For employment, expungement a worthy endeavor
As News staff writer Julie Riddle reported recently, new state laws allow more convicts of minor crimes to have their criminal records expunged, or wiped clean.
Such records can make it harder for people to get a job. Even a more forgiving employer might be more likely to go with a candidate without a record than one with a record, even if the convict has more of the skills required for the job.
The new laws increase the chances that folks with a checkered past will get a fair shake in the application process.
“Everyone makes mistakes,” Angie Asam, special initiatives manager for Michigan Works! Northeast Consortium, told Riddle for the recent story. “To hold that against somebody for the rest of their life is detrimental for the entire region.”
We couldn’t agree more.
And the benefits double in today’s job market. With many workers staying home because of generous unemployment benefits and government stimulus checks, out of fear of the coronavirus, or because they can’t find quality child care, employers have grown so desperate for help they’ve hiked wage offerings and have started offering sign-on and retention bonuses.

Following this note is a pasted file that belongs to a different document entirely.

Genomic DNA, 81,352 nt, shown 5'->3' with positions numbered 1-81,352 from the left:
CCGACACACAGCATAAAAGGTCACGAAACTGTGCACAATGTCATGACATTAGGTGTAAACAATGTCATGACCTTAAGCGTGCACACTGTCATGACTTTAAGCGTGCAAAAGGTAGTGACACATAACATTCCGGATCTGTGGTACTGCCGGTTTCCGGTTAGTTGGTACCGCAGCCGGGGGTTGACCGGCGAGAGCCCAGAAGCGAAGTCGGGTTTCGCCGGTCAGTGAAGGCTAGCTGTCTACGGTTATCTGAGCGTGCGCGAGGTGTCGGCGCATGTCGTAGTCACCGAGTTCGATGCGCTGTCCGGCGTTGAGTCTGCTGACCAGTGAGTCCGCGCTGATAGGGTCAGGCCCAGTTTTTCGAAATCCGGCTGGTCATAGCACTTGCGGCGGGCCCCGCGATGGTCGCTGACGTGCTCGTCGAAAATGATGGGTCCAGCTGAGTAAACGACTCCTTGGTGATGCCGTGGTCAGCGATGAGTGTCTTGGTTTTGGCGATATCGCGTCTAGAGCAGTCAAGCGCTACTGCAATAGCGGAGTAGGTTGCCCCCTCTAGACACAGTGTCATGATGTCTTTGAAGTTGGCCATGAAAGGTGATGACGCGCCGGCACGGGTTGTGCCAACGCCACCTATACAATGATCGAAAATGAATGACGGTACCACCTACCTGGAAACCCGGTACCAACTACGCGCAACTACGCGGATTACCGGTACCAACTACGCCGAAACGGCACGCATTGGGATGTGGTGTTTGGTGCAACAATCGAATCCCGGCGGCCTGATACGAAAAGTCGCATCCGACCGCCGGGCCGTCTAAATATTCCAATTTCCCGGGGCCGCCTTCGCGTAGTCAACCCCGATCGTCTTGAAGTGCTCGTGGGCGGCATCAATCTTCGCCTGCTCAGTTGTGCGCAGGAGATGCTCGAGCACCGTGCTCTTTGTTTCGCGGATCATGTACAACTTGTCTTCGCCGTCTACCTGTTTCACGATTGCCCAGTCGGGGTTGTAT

That’s a cost many employers can’t afford, with supply chain problems and those employee shortages hurting their ability to bring in revenue. So any help we can get to expand the pool of potential applicants is much needed.
We say thanks to the lawmakers who put the so-called Clean Slate legislation together and to Gov. Gretchen Whitmer for signing it into law.
To anyone with a minor criminal record dragging them down, we encourage you to visit MichiganLegalHelp.org or call Michigan Works! at 989-356-3339.
(THE ALPENA NEWS)